It was fantastic to visit Northern Ireland and, for us, a new part of the UK. We spent two weeks touring around the country, from the stunning Antrim coast to the Mourne Mountains. We explored Derry and Belfast and were enchanted by the Fermanagh Lakeland. Two weeks was good but it isn’t really long enough to see everything in Northern Ireland; there were parts we didn’t reach and places we didn’t spend enough time in.
We sailed to Northern Ireland with P&O from Cairnryan to Larne. At £351 return for our campervan for a trip that is around 41 miles one way this has to be the most expensive mile-for-mile ferry crossing we have ever taken [about £4.28 a mile]! It is surprising the ferries are not subsidised by the Northern Ireland Government to encourage tourists in the way the Scottish Government have used the Road Equivalent Tariff. Once I got thinking about this I had to compare the costs. Uig to Tarbert on Harris is about 30 miles and would cost around £46 one way [£1.53 per mile] making it is easy to see why motorhomers make the choices they do. Our favourite way to reach mainland Europe, Hull to Zeebrugge, is also with P&O [they only sail to Rotterdam now]. That sailing is overnight and includes a cabin. It usually costs us about £250 on way for the approximately 320 mile trip. You don’t have to be a mathematician to figure out that this is less than a £1 a mile [actually 78p]!
My first top tip is bite the bullet and cough up for the ferry as Northern Ireland is well worth visiting but take a picnic for onboard! The journey to Northern Ireland only takes two hours and on the ship there are places to sit inside and outside, although the amount of outside seating varies depending on which ship you are on and our return ship had much more. We made the mistake of deciding to eat lunch onboard on our outward journey. You might think the high cost of the ferry would subsidise the cost of the food but apparently not. There was little choice for two vegetarians and the two cheese toasties we had were an expensive snack.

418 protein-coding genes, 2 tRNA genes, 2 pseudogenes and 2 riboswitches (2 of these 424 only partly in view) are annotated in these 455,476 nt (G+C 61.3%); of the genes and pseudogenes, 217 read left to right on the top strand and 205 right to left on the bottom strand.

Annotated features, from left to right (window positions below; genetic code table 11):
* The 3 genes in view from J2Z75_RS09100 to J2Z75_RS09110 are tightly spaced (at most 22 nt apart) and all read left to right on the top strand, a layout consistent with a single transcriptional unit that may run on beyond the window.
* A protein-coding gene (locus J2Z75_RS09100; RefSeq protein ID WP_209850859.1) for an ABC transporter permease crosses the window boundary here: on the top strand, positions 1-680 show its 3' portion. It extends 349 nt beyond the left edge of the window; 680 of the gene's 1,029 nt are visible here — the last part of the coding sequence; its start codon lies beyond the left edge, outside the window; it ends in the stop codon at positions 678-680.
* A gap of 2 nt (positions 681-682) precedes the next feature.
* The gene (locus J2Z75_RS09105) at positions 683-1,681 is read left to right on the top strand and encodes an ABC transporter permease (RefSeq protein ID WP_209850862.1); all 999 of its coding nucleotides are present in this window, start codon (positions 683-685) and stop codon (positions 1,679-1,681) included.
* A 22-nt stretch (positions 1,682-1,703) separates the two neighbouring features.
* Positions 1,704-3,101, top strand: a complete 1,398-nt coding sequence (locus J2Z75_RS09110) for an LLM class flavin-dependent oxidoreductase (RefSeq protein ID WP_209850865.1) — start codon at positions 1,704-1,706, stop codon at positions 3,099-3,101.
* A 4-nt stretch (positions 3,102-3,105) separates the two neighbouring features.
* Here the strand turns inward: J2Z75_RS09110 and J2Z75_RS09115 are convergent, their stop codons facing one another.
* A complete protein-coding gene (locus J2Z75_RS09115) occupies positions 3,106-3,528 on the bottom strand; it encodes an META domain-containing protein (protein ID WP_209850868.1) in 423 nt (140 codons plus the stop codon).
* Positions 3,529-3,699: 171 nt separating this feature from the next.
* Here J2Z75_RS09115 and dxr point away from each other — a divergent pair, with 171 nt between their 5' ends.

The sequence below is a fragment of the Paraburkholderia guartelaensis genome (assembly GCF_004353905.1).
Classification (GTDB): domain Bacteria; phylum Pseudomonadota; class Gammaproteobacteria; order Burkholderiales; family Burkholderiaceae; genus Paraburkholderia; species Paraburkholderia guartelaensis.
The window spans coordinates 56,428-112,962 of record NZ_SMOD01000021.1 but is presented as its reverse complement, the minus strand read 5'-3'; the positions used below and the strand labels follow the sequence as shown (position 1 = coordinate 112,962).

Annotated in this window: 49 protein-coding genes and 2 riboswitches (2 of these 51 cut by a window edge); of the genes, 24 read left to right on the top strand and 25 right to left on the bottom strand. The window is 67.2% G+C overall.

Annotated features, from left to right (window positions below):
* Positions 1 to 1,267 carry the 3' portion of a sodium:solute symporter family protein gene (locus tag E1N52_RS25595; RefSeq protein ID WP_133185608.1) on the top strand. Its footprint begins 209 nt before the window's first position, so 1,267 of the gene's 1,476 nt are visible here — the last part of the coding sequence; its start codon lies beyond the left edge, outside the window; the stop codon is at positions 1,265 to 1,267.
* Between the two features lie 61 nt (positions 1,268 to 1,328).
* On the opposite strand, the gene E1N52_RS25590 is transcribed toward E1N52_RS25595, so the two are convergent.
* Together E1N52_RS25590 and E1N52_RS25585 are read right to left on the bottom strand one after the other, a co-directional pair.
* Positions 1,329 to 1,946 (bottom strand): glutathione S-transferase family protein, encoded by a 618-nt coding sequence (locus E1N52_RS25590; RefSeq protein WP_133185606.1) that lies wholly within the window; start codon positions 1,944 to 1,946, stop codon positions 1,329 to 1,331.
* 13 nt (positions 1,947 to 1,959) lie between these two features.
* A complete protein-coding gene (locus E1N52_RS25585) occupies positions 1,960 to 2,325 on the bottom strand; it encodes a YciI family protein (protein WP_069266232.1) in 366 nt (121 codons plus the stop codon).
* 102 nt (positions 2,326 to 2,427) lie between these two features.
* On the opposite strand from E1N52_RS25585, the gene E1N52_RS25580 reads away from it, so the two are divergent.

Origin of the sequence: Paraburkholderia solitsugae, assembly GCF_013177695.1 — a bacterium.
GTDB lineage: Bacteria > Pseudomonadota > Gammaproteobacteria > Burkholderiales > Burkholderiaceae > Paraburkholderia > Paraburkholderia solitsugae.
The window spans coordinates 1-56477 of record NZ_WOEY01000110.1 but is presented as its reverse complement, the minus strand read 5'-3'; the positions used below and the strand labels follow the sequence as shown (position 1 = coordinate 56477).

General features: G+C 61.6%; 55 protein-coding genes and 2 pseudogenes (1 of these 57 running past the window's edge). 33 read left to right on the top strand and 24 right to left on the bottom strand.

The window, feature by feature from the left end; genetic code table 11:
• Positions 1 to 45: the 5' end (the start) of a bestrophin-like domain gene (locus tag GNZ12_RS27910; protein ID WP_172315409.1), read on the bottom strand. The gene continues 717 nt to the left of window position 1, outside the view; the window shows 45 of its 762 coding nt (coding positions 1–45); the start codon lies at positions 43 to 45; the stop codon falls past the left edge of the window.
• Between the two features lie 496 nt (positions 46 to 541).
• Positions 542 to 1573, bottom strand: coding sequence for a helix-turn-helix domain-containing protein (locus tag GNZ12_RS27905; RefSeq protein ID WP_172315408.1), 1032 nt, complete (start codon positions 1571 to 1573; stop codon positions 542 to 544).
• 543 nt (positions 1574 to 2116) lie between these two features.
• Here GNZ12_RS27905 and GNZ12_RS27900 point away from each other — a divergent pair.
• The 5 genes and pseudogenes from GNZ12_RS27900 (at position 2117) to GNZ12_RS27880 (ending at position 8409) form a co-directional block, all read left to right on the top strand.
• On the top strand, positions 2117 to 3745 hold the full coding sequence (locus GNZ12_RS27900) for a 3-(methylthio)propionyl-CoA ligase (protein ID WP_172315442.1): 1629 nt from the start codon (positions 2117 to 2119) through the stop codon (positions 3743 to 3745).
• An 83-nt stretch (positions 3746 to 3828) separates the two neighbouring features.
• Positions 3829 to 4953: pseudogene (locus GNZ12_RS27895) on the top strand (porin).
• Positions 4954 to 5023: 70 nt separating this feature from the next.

Top Tips for a Campervan Trip in Northern Ireland
Height Barriers – There are more car parks with height barriers and so inaccessible for a high-top campervan along the Antrim coast than I really like to see. The most annoying for us was the large National Trust car park for Carrick-a-Rede rope bridge. We did eventually find parking in nearby Ballintoy and when I spoke to the National Trust parking wardens at Carrick-a-Rede they said there is a telephone number at the entrance for you to ring and they will come and open the height barrier.